Cultural gridlock

I still cling to the admittedly naive belief that the American government can shape the direction of this society toward increased opportunity, justice and fairness.

Bureaucracies move slowly, and that almost unbelievably tedious pace both depresses and encourages my general optimism.

If it’s just the pace of Washington, D.C., there is a possibility we should wait a little more patiently for the implementation of policy ideas that can seriously stimulate the economy, invigorate public education and constructively restructure our broken health care system.

Maybe the entire road isn’t broken.  We’re just stuck in traffic.

On the other hand, several months of gridlock-level traffic surely indicates a design flaw. Members of Congress are surely the only American adults who have the luxury of looking forward to recess breaks — a distant elementary school memory for most voters, 72.8 percent of whom disapprove of Congress.   

It is true that living in the district opens up an entirely new level of potential cynicism and disillusionment.

At the same time, witnessing the political process up close has opened my eyes to a variable completely independent of the pace or structure of the federal government.

There are serious issues that require legislative solutions. Fraudulent practices must be criminalized and stopped, anti-competitive business behavior should be regulated and funding must be appropriated to a host of venerable recipients.

Other issues — gay teenagers committing suicide, bullying bills, defining marriage and determining the level of freedom a woman has to make choices about her body — depend as much on the culture created in homes and neighborhoods across the country as they do on government action.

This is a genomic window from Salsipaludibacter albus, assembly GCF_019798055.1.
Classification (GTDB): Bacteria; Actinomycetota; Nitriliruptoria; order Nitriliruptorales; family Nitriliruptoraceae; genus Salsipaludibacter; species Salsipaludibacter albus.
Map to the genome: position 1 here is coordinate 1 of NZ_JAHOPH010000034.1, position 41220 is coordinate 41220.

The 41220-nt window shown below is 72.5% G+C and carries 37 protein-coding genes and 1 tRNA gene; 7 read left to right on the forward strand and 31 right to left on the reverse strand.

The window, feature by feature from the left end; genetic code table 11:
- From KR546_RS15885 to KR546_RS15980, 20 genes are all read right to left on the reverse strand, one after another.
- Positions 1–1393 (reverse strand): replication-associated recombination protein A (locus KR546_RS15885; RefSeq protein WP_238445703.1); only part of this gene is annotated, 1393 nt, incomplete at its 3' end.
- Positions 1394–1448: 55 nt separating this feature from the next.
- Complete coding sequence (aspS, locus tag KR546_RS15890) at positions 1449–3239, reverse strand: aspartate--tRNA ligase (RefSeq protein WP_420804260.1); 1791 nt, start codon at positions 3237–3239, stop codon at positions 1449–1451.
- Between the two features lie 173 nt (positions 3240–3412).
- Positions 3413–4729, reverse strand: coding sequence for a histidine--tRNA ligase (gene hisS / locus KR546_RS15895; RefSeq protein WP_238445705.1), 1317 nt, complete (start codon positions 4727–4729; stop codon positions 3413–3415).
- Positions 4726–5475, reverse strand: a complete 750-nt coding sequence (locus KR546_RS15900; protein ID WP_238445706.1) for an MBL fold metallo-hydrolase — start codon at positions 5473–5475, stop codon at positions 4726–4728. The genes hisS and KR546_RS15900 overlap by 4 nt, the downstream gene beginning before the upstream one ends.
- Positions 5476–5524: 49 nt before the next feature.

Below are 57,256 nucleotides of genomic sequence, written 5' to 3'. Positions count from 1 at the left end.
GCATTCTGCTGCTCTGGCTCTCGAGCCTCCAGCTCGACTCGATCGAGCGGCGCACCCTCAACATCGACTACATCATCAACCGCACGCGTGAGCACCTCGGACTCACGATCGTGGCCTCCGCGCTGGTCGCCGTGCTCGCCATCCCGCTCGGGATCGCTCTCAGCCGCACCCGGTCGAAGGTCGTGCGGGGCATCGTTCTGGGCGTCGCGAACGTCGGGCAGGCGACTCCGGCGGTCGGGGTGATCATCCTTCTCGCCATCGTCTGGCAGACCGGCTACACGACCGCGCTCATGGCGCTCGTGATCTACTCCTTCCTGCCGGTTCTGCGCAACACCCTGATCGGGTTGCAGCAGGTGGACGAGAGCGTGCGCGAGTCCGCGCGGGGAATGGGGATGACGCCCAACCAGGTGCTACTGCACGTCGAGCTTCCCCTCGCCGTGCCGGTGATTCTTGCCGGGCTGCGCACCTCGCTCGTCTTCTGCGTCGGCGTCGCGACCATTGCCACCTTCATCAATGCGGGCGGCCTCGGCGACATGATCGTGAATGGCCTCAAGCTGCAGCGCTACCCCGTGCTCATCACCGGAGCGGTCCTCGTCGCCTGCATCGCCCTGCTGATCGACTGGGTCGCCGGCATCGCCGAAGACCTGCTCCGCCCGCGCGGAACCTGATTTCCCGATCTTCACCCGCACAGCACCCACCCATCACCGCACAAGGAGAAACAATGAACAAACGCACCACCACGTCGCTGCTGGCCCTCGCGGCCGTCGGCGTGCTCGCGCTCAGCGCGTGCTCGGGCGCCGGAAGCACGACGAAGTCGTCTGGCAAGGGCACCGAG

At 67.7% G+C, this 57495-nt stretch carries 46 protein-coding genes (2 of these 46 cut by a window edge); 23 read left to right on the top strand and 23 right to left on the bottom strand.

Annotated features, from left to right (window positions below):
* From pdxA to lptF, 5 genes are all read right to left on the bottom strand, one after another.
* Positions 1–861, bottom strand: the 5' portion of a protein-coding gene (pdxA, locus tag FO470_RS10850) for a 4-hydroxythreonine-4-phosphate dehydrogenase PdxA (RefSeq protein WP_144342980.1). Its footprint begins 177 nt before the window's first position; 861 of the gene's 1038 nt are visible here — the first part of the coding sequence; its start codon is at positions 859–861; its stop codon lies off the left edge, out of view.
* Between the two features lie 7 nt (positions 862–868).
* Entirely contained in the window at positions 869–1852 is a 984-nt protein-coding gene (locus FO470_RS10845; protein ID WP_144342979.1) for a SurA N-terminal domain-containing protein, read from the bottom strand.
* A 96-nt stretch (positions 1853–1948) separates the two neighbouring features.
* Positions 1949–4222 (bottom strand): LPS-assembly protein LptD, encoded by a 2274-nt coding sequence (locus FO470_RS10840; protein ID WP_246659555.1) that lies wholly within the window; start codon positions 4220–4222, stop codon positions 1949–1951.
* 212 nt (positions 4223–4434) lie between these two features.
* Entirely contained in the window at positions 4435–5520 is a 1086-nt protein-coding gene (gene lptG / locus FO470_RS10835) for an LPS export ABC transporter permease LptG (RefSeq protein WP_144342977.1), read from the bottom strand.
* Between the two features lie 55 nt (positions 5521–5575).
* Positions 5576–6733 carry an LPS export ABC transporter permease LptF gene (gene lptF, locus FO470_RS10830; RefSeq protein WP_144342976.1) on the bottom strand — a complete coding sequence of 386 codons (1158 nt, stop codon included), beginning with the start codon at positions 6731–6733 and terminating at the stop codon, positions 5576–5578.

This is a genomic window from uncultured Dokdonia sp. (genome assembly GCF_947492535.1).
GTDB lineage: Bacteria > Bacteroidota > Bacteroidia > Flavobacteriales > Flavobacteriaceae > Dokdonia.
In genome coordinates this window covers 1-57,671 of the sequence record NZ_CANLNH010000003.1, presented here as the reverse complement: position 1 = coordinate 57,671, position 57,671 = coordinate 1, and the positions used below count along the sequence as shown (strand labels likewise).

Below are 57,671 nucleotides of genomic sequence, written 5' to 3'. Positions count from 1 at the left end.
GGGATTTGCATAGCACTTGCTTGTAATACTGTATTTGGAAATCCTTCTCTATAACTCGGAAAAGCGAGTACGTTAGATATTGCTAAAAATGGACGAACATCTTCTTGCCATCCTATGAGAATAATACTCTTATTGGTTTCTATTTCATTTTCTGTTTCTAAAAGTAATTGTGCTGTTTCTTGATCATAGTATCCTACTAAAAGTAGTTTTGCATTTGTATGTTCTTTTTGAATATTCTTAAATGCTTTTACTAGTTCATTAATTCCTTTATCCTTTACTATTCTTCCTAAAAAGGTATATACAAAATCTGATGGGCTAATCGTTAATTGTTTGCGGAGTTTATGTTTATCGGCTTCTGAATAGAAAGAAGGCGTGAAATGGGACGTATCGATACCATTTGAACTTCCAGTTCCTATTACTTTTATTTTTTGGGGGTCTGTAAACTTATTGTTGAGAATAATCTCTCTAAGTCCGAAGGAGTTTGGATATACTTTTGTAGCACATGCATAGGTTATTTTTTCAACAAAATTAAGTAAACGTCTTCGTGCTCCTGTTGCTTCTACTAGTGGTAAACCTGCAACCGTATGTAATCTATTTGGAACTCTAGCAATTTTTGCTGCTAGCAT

Public policy can only reach so far. While it can be beneficial to pursue thoughtful actions that encourage cultural shifts, there are deep-rooted cultural norms, assumptions and yes, cultural problems, that underlie many “policy” issues that are now considered as demanding of “policy” solutions.

Homophobia and bullying are a recent manifestation of the cultural closed-mindedness that even the most effective policies will fail to address directly. For example, the anti-bullying bill that might be brought up before the Minnesota legislature updates the laws on the books. But what are the honest chances of some sort of legislative trickle-down to elementary school playgrounds and middle school hallways?

Obviously, the laws need to be updated, and we would never ask our elected representatives to change the way 12-year-olds, college students or any American thinks. But it is the way we collectively frame issues — our culture — that will determine how our young people treat each other.

Bullying laws, while essential, cannot compare to parents and teachers who teach the value of diversity and instill confidence and patience in young people.

Necessary legislative updates and government actions are not enough to address the cultural roots of the problem. Next week, I will explore whether the same principle applies to other current political priorities.  


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